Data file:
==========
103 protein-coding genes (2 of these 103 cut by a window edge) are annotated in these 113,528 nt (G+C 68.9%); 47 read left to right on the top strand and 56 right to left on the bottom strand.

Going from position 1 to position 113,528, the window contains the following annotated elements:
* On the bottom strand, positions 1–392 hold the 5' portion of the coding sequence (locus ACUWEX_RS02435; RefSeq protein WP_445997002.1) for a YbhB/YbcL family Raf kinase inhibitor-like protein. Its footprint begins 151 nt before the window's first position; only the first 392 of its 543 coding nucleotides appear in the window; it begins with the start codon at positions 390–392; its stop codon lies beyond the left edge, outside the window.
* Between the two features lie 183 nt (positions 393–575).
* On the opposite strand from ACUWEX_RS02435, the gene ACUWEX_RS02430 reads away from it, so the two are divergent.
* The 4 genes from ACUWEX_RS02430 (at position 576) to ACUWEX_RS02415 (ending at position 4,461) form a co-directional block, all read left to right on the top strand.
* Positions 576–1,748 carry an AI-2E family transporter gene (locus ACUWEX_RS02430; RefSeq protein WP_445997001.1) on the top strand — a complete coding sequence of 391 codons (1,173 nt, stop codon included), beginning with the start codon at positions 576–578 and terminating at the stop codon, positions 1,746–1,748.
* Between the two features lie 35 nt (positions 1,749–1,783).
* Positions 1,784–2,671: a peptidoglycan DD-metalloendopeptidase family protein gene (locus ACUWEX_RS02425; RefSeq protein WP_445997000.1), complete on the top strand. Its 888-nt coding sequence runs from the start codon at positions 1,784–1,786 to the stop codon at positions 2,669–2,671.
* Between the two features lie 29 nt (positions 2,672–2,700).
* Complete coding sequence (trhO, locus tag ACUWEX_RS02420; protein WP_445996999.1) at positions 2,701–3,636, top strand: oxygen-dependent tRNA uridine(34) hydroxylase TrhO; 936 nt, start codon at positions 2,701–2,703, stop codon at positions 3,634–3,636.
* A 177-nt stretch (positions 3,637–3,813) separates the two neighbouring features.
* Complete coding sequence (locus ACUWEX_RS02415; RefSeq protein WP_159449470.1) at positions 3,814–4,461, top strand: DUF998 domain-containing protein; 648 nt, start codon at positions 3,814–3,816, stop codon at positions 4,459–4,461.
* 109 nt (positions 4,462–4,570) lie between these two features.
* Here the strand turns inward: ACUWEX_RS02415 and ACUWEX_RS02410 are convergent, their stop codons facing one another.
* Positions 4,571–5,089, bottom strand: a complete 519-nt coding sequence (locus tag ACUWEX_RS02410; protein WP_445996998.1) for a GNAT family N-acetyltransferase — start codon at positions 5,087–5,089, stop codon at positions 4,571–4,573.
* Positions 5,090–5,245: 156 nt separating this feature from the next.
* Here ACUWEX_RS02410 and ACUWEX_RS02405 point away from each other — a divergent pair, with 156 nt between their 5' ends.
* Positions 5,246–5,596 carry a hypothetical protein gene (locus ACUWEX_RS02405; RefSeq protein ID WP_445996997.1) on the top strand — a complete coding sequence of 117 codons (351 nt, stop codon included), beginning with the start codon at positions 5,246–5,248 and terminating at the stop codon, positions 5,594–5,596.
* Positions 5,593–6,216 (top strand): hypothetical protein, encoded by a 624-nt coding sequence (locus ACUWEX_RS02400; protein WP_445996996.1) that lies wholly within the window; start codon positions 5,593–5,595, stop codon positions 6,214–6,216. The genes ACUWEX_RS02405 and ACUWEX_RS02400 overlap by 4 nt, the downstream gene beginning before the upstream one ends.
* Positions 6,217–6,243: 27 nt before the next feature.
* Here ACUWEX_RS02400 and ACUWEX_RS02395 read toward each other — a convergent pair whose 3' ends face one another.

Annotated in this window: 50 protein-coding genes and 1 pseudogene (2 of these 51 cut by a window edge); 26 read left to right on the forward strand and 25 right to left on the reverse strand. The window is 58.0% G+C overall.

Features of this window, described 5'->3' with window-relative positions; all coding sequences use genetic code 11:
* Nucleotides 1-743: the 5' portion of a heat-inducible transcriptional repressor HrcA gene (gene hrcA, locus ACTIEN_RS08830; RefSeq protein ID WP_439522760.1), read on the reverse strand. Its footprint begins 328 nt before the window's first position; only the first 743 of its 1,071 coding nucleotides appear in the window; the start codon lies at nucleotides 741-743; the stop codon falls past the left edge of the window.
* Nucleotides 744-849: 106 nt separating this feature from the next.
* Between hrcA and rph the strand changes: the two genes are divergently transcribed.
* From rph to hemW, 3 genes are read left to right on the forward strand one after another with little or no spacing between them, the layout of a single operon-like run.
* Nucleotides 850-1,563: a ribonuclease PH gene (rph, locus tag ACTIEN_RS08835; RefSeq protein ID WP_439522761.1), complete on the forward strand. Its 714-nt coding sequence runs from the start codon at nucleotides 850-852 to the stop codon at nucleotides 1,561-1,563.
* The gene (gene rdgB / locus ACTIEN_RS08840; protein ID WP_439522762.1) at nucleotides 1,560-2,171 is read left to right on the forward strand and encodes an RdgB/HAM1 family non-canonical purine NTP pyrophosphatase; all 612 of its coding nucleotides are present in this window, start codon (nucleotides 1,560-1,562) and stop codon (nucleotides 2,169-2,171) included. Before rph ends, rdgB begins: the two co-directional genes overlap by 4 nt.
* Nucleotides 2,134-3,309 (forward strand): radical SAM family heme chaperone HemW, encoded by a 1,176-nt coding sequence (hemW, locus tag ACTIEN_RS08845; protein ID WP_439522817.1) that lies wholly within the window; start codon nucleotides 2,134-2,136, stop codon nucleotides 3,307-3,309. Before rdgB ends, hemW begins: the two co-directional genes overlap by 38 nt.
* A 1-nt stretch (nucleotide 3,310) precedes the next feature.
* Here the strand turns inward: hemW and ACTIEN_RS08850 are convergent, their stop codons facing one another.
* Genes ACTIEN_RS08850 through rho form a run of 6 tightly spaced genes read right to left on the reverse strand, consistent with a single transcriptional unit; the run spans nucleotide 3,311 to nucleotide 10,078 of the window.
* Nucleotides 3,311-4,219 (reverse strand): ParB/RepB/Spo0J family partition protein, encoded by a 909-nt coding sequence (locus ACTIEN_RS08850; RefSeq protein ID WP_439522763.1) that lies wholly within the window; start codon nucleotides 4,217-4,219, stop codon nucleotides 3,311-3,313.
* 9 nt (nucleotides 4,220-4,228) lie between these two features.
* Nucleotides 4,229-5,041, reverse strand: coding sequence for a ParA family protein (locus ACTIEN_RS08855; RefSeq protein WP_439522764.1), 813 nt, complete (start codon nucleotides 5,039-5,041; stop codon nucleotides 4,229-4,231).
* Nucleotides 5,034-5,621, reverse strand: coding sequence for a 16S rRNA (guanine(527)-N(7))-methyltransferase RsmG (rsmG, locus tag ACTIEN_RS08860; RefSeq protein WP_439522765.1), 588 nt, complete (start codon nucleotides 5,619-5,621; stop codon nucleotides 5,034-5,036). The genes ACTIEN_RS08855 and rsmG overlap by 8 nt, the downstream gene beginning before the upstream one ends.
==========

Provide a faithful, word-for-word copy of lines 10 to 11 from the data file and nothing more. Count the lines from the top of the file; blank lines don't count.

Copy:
* Between the two features lie 29 nt (positions 2,672–2,700).
* Complete coding sequence (trhO, locus tag ACUWEX_RS02420; protein WP_445996999.1) at positions 2,701–3,636, top strand: oxygen-dependent tRNA uridine(34) hydroxylase TrhO; 936 nt, start codon at positions 2,701–2,703, stop codon at positions 3,634–3,636.